Local farmers present beefs to Liberal MPPs

Rural residents got a chance to voice their concerns to the official opposition earlier this week during round-table sessions at the Emo ag office with Liberal MPPs Frank Miclash (Kenora), Pat Hoy (agriculture critic), and John Cleary (rural affairs critic).
Miclash, who’s riding has been amalgamated with Rainy River for the next provincial election, brought his colleagues up north to gather information to help establish the party’s platform.
“It’s very important for them to get in the region and see the issues,” Miclash said, noting Hoy and Cleary were the fourth contingent of eastern and southern Ontario MPPs he’s brought up from Queen’s Park.
“It’s important for them to get a first-hand view,” he stressed.
“[Cleary and I] are both former farmers so we can identify with some of the problems people are having,” Hoy noted. “This dialogue will help us develop a strong agriculture and rural policy.”
Emo was the second stop on their trip through the north. But Hoy said the concerns people have about agriculture have been the same so far.
“We’re hearing a rather consistent line of thought,” he noted. “People are not pleased with OMAFRA services.”
“It’s coming out loud and clear about our infrastructure,” Cleary added, noting it, along with farming incentive programs, seem to be less than satisfactory to most.
One problem vented at a round-table session involving reps from the local dairy industry, Christian Farmers’ Federation of Ontario, and the 4-H association was the shuffling of services from OMAFRA to the Ministry of Northern Mines and Development.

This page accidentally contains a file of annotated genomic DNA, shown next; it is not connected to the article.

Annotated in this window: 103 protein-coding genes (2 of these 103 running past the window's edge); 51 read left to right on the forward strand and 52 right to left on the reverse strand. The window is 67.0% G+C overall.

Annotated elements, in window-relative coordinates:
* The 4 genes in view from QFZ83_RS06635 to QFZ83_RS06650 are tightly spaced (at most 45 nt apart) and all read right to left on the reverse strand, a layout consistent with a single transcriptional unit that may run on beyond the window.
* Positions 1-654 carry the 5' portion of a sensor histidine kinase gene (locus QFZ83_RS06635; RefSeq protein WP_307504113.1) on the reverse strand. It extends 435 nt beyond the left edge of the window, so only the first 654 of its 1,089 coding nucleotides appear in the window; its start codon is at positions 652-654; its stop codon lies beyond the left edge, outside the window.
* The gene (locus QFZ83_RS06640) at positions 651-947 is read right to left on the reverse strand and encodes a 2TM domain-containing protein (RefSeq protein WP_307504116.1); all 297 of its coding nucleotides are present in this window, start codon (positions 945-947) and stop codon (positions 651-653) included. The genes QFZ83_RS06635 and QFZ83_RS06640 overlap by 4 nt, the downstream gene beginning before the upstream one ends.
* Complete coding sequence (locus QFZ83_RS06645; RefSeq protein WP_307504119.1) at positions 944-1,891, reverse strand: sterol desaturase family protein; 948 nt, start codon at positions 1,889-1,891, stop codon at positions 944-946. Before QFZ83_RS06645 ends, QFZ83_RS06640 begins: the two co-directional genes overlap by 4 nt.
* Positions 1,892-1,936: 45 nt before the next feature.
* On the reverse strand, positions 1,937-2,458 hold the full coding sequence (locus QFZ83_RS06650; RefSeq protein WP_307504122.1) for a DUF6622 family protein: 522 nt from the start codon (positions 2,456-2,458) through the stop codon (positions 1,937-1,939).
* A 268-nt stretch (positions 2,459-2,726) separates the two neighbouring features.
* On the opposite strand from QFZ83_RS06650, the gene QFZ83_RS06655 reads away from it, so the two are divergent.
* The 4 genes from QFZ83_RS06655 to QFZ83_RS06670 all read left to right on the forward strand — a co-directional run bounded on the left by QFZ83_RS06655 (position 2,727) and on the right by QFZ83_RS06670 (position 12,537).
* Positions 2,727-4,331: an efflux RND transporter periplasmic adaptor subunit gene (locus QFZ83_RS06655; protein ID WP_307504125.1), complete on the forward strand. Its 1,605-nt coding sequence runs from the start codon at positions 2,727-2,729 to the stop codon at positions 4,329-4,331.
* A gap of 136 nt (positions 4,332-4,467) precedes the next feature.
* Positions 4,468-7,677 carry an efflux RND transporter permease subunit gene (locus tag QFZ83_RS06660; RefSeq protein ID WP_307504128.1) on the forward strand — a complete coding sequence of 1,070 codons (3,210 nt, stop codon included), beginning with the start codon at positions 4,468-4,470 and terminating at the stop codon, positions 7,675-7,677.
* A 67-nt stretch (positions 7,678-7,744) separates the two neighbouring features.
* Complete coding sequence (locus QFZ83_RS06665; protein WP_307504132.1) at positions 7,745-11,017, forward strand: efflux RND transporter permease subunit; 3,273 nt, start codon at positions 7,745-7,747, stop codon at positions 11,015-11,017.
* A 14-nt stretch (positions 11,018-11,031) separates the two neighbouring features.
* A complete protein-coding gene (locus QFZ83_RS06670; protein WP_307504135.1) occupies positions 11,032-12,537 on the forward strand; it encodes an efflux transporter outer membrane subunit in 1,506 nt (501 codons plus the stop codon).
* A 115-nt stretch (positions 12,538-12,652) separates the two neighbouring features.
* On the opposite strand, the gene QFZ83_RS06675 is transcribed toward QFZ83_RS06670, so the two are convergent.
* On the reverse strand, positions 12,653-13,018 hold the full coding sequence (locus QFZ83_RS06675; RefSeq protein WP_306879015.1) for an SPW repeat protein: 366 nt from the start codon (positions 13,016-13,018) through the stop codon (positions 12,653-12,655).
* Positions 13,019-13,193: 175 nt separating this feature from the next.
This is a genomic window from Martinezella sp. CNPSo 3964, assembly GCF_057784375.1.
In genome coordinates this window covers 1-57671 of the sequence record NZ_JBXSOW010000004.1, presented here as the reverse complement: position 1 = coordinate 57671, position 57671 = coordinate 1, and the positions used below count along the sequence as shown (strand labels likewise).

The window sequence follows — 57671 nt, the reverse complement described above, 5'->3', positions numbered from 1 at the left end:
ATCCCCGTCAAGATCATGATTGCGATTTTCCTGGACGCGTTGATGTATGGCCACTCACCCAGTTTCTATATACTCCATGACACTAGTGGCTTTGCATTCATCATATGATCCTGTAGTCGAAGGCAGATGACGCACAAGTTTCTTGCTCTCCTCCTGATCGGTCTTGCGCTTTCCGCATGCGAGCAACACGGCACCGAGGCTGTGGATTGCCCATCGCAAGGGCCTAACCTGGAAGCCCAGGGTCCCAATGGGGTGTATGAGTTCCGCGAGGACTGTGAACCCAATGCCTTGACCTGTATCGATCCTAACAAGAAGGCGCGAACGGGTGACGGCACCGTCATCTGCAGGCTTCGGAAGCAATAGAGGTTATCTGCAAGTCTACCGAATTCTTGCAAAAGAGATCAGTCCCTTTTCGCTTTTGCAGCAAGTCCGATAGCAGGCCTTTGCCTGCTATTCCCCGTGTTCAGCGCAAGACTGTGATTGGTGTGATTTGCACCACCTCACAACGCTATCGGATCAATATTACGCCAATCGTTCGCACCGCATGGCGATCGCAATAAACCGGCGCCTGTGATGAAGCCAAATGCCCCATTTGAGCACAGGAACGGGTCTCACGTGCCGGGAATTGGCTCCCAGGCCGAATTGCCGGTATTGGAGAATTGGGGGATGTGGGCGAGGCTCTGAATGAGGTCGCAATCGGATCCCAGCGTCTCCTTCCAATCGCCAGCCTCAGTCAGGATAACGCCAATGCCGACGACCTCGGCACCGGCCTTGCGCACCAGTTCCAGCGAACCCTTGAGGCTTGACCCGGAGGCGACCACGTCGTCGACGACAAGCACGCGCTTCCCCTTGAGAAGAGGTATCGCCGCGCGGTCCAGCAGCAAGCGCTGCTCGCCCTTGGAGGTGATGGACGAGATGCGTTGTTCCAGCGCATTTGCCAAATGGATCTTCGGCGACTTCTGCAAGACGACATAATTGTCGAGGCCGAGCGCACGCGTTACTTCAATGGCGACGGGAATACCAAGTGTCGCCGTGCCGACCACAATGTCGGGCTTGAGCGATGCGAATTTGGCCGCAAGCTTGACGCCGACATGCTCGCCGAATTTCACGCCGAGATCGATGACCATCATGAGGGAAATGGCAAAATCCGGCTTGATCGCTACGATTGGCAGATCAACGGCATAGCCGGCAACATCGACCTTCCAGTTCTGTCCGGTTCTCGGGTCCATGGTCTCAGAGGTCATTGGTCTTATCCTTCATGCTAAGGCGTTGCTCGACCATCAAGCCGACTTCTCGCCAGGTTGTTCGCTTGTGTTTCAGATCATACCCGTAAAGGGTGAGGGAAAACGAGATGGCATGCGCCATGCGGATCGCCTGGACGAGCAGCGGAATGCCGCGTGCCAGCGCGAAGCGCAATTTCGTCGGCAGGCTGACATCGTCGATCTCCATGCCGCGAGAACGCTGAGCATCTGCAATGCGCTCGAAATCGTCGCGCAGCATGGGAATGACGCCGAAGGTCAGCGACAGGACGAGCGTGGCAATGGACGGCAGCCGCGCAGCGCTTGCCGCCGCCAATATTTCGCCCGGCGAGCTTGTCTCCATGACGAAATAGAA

“I find it frustrating to do anything with MNDM,” noted dairy farmer Peter Brunner of Dryden. “There’s no 1-800 number. There’s not even a pamphlet around saying who’s doing what.”
Carol Angus, former president of the Rainy River District 4-H Association, said they have heard rumours their 4-H files, which are now being stored at the Emo ag office, are bound for the MNDM office in Thunder Bay.
“If they ship it out of our district, it will be pretty difficult,” she said. “Right now, by having this office here, it’s here. You can count on it.”
Another problem with MNDM offices is that staff there seem to have very little training or knowledge in agricultural issues, Angus remarked, added on to the fact government agencies seem powerless to help when requested.
“It’s like, ‘We’re here to do things for you but don’t ask us for anything,’” she said.
“Since we’re so removed up here, it gets worse,” argued Mark Husser, another dairy farmer. “We are cut two ways. First, we’re farmers. Second, we’re northerners.”
Once the round-tables are finished, the next step for Hoy and Cleary will be to sift through the information and look for similarities in creating a beneficial agriculture and rural policy.
“We’ve had good responses to a lot of issues to what the people think need to be done,” Hoy said.
“I’m a firm believer in protecting our agricultural land,” Cleary added. “If we add value to what we grow here, we’ll create jobs here.”